You’ll love to hate TwoDots’ ridiculously addictive puzzles



I know that TwoDots, the followup to last year’s megahit Dots, has been out for a little while, but I have a pretty good excuse for not having reviewed it yet: I’ve been playing it this whole time.

It’s taken me so long to get to this article, in fact, that the developer has since released an update with a bunch more levels, and now this review is timely again. So take that, Time.

Anyway, TwoDots is a lot of fun. Provided you’re incredibly lucky.

Let me put it this way: TwoDots is probably the most infuriating game I’ve ever loved. It has a simple enough idea — trace lines between same-colored dots to clear them from the board and complete objectives to beat levels. But the starting setups are largely randomized, so it’s possible to get a board you will never, ever beat.

But you play it anyway, because you never know.

Challenges include maneuvering anchors to the bottom of the board to “sink” them, breaking ice blocks and extinguishing evil fires that burn dots for fuel and completely mess up your strategy.

Your biggest hurdle, however, is cruel fate. Because some of those levels hate you, and you’ll hate them right back. But you’ll keep playing anyway because it’s fun enough to keep trying.

TwoDotsTwoDots by Dots (Free)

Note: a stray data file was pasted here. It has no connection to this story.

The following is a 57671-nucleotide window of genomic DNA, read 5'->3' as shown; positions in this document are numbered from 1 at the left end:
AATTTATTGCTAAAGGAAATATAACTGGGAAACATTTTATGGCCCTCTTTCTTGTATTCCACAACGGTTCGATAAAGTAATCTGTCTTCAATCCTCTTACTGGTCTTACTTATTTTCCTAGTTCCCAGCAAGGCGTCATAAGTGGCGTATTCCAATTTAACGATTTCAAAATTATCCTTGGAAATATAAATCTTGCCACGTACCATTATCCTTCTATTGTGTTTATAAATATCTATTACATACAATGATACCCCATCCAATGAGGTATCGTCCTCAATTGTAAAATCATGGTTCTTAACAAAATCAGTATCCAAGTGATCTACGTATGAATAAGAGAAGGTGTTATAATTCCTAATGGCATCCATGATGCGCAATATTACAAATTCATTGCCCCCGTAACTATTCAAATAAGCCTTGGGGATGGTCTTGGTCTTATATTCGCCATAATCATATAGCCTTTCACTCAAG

The good: Tons of variety and content for free.
The bad: Randomization can lead to frustration. Skill is only slightly more important than luck.
The verdict: It’s well worth your time to try out, and you’ll likely find yourself playing it long after you’ve realized that it doesn’t like you very much.
Buy from App Store – Dots
  • I love the idea of this game, but I despise the developer’s monetization scheme. They have designed levels that, as you said, are often impossible to beat. Then they provide short cuts (bombs) that can be purchased as IAP. Normally this wouldn’t be a bother, but they also added the 5 lives maximum, with each life regenerating after 20 minutes, of which you can also make an IAP to restore your lives. You can try five times, but then you can’t play anymore until the life-timer expires, unless you want to pay them. This is a terrible way to treat a patron.

    Offer a one time payment to unlock unlimited lives. Don’t offer 5 new lives for a dollar every 20 minutes.

    • PMB01

      Or you can not pay and have 5 replenished lives in an hour. It spreads out your playing time and keeps you not glued to your phone for hours.

      • It wouldn’t be a big deal to me if the purchase was to unlock unlimited lives. But $0.99 for a life replenish? I’m against it. Especially because a new life is only part of what you have to purchase to pass the level, you also need additional items, otherwise, as the article says, you could get 5 poorly randomized puzzles that cannot be solved with skill alone.

      • PMB01

        I’m on level 110 and I haven’t purchased any lives. Seriously, the in-app purchases aren’t necessary if you actually know how to play the game.

  • PMB01

    What level are you on, Evan?

    There’s currently 110 levels; I’m on 109.